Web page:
You can hate the terms all you want; they've long since become entrenched in the industry's lexicon.
If analysts, publishers and most industry insiders continue to use the terms to define specific groups, then they will remain relevant.
And the point is, it seems the gap between what we deem "hardcore" and "casual" will continue to widen. Back in the day, there really wasn't a differentiation between video games. If you played games, you were a fan. They were all pretty hard, which meant that if you were going to have any fun at all, you needed to invest a fair amount of time. It wasn't something the average adult picked up and played for a half-hour at the end of a long work day. They were kid's toys and that was that.
Now, however, more and more games are coming out for the casual demographic; i.e., the group that doesn't list gaming as a primary hobby. The mobile explosion widened the gap considerably between "gamer's games" like Demon's Souls and "faux games" like Angry Birds . Plus, with so many smaller indie games flooding various marketplaces, and gaming now being a mainstream form of entertainment, there's no doubt that casuals are being serviced. Then, we hear from EA that their games are "still too hard."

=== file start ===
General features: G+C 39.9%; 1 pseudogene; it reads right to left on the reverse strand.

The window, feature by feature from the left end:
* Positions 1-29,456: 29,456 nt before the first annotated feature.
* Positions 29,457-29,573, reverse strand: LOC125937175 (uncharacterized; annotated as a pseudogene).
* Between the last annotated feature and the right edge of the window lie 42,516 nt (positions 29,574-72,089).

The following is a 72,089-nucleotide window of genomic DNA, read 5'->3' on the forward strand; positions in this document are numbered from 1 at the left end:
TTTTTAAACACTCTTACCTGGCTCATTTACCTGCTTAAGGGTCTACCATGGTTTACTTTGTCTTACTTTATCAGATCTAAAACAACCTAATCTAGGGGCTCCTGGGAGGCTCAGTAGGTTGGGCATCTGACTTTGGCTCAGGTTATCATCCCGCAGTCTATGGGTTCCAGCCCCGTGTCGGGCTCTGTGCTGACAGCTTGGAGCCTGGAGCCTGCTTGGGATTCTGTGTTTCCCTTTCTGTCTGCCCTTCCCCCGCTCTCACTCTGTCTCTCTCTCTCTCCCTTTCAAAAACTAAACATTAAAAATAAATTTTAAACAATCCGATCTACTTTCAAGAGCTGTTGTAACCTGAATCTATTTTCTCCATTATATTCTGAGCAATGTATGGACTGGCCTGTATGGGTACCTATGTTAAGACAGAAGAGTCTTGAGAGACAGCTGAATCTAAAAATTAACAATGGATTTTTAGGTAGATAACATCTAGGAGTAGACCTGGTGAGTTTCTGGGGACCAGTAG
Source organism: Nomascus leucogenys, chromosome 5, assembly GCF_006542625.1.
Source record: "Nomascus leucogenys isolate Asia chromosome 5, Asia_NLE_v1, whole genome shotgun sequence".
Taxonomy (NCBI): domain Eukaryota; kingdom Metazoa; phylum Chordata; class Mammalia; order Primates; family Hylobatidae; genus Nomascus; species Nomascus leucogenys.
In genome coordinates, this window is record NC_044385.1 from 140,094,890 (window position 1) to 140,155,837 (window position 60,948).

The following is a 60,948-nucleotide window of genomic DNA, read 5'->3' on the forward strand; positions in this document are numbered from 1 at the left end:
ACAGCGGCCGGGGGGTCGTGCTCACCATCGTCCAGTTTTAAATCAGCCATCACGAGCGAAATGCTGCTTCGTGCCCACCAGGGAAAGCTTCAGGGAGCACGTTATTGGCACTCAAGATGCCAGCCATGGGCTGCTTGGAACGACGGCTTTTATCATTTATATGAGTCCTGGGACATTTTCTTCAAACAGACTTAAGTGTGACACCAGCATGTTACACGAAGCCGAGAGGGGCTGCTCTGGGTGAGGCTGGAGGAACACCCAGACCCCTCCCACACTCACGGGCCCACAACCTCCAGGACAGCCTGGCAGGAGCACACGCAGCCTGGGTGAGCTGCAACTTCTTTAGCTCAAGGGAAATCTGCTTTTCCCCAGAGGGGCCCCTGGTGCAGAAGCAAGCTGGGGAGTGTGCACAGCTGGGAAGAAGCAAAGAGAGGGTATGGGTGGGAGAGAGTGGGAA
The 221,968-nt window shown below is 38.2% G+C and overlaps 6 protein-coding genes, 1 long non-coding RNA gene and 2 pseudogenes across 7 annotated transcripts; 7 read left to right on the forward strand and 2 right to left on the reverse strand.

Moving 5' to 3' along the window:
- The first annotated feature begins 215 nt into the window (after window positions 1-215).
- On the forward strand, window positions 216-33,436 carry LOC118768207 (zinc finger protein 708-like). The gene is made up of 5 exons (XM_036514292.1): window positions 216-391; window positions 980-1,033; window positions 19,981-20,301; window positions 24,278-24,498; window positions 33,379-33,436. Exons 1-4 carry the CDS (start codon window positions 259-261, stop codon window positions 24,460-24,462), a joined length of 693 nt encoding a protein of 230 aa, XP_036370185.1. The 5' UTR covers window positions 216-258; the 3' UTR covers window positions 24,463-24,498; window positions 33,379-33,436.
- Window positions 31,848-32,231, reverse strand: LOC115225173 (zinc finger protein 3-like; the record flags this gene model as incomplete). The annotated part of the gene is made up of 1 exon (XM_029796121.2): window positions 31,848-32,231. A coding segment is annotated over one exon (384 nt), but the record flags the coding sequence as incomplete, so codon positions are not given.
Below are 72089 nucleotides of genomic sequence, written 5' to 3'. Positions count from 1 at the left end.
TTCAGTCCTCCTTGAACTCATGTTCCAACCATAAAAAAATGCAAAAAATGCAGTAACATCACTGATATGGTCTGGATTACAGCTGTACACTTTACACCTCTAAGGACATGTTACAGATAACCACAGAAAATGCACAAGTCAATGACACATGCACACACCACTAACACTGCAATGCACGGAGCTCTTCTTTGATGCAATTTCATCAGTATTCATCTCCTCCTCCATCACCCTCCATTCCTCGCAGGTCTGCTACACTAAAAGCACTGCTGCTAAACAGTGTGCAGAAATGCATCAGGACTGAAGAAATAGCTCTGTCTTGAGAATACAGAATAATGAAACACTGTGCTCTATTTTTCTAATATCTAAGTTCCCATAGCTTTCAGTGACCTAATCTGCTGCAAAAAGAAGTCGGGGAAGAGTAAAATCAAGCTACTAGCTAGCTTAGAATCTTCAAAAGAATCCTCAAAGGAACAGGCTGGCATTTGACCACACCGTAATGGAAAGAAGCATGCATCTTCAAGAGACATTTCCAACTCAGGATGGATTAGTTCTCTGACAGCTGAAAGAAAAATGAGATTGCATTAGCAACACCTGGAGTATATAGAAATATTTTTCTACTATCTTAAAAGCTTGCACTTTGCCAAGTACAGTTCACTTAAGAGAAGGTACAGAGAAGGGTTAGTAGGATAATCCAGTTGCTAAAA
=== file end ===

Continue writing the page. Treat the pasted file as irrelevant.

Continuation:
Obviously, this means they'll keep targeting the massive group of casuals, which in turn means the hardcore are already whining. The difference between Bloodborne and your average free mobile game is gargantuan; we're talking about two completely different universes. But so long as there's an audience for both, we'll keep seeing more and more hardcore titles, and simpler titles for the casual crowd. It's inevitable.